LAHORE - Pakistan will face trickle down effect for not constructing water reservoirs including the Kala Bagh Dam as the water storage in Mangla and Tarbela will end on 18th of this month, TheNation has learnt.
If more water reservoirs were not constructed in near future, the water and food experts warn, Pakistan may face the fate of Ethiopia and other such famine-hit African countries.
Sources in the Irrigation Department disclosed that the Indus River System Authority (IRSA) from Ist January 2014 onwards to March 10 faced 21pc low flow in the rivers that not only halted the storage as well as the power generation on the dams. As per details, the flow in Indus River 13pc less, in Kabul River 18pc less, Chenab River 8pc and Jhelum 7pc. It was also told that the IRSA estimated 7pc less flow in the rivers from October to March for the Rabi season. Last year on 10th March, the dams had 1.485 MAF storage but this year it reduced to 0.718 MAF, which the experts say was much alarming. The dream of filling total water storage capacity of all the three major reservoirs including Mangla, Tarbela and Chashma that is 14.262 MAF will never be materialised given the current flow in the rivers. The total demand of irrigated water for all the provinces in 2013-14 was estimated as 37 MAF.
If the country faces less rain fall, the situation may worsen in the coming months that would badly affect the sowing of kharif crop, the water experts warn. The shortage will be on the peak when sowing the kharif crop starts in April; they said and added that the system faces severe shortage of 15pc for the Rabi season.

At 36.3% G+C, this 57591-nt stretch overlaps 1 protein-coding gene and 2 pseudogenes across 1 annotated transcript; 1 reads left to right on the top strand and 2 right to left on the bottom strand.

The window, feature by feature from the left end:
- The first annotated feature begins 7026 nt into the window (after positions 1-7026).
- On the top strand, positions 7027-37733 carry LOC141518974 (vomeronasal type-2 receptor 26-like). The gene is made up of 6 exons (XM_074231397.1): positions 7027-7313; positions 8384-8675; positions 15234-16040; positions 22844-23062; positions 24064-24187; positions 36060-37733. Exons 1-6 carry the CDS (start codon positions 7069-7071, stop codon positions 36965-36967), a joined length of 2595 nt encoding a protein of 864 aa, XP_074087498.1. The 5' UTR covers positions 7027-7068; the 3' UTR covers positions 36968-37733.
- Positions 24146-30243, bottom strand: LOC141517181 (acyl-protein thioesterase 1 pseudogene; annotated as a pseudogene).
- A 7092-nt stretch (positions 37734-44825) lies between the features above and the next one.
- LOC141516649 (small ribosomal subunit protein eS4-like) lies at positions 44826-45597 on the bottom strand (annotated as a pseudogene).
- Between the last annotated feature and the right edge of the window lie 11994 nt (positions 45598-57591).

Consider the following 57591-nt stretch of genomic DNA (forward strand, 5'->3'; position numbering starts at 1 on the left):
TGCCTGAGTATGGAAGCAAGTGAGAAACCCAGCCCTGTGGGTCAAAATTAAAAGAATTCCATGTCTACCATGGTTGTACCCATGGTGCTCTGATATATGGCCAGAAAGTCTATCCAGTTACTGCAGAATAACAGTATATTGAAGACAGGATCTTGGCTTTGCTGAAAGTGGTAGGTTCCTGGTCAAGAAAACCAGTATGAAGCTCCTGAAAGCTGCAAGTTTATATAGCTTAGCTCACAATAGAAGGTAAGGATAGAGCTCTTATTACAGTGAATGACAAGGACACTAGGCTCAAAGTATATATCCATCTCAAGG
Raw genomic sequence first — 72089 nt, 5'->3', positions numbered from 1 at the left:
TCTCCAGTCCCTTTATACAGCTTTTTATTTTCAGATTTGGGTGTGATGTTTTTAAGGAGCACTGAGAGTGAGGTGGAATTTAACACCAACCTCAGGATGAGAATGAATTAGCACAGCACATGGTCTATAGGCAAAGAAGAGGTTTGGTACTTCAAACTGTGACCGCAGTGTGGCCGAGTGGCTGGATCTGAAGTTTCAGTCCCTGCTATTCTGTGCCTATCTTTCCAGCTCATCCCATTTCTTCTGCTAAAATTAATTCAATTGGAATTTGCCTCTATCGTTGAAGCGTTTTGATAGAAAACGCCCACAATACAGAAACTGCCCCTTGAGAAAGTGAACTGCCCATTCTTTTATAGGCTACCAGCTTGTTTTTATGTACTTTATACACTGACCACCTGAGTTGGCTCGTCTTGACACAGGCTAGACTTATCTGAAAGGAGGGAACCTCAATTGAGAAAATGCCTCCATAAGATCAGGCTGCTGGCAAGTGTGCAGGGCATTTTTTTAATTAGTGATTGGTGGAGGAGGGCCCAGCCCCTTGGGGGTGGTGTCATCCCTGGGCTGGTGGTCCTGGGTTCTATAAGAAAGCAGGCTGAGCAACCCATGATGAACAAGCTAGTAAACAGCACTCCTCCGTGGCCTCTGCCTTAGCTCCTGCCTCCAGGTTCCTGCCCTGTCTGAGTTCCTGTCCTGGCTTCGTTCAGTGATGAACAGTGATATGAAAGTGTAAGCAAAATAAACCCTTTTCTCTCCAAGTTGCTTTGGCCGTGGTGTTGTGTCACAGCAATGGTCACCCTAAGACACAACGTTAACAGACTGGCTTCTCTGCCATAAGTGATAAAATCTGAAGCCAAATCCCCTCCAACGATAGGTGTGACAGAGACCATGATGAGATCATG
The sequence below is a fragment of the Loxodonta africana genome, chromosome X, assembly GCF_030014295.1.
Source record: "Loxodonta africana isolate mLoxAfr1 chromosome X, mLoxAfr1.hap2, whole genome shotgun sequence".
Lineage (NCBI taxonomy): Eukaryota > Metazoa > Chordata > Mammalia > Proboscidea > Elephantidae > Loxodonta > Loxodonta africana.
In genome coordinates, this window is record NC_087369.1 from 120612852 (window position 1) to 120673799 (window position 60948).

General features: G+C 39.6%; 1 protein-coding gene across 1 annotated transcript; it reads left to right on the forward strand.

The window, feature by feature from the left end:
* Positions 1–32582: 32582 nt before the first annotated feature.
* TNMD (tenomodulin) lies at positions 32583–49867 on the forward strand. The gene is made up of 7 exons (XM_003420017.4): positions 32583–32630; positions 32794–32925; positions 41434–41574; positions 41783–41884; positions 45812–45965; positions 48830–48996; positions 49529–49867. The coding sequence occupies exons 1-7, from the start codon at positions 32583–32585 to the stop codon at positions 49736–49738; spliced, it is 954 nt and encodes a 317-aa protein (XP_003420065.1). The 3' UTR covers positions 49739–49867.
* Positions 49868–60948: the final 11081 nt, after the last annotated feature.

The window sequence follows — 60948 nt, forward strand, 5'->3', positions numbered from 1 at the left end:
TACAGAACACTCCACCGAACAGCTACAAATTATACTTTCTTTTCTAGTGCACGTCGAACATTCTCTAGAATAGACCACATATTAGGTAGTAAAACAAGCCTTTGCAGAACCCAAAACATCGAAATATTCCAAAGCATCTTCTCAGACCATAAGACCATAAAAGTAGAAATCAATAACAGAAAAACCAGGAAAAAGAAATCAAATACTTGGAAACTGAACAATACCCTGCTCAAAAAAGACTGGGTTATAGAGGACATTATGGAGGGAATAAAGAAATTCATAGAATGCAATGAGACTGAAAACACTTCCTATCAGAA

All the provinces got less shares in water distribution. As per data Punjab got 16.28 MAF against 18.78 MAF, Sindh 12.5 MAF against 14 MAF.
As per the 1991 water distribution pact among the provinces, the share of Punjab for Rabi season is 18.78 MAF, share of Sindh 14 MAF, KPK 0.8 MAF and that of Balochistan is 1.03 MAF. As per reports, the water surface of Tarbela is 22 feet but that of Mangla is 42 feet up than the dead level.
The water entering at Tarbela was recorded as 10500 cusecs and spill was 45000 cusecs and the water level in the dam was 1401.50 feet against the dead level of 1378 feet of the dam and it contains 0.293 MAF. On the other hand, at Mangla, arrival of water was recorded as 15400 and fall was 32000 cusecs. The water level at the dam was 1083.60 feet and storage is 0.406 MAF but its dead level is 1040 feet. The water flow in Chenab at Marala was recorded 9500 cusecs and in Kabul River the flow at Noshera was 6200 cusecs.
When contacted Irrigation Department consultant Mehmoodul Hasan Siddiqui confirmed that the system might witness 15pc water shortage for irrigation purposes. He said that the dams would be empty if there were no rain falls. He said that the country would face severe shortage of water for irrigation as well as power production at dams. He said as the country’s high birth rate is producing additional millions of people each year and the current situation would further place further strain on a population already vulnerable to water insecurity.
The only solution of the current precarious situation was construction of new reservoirs.
An officer of the Punjab Irrigation department said that Pakistan is among the 17 countries of the world that might face severe shortage of water by 2025. He said that the developing countries were planning to treat the used water but we lacked any planning to store water. To meet the needs, Pakistan needs to invest fast in increasing storage capacity in a sustainable way to avoid irrigation and energy problems. Pointing towards over 150 Thar killings in the Sindh, he said, if no new dams were constructed the situation would be the worst.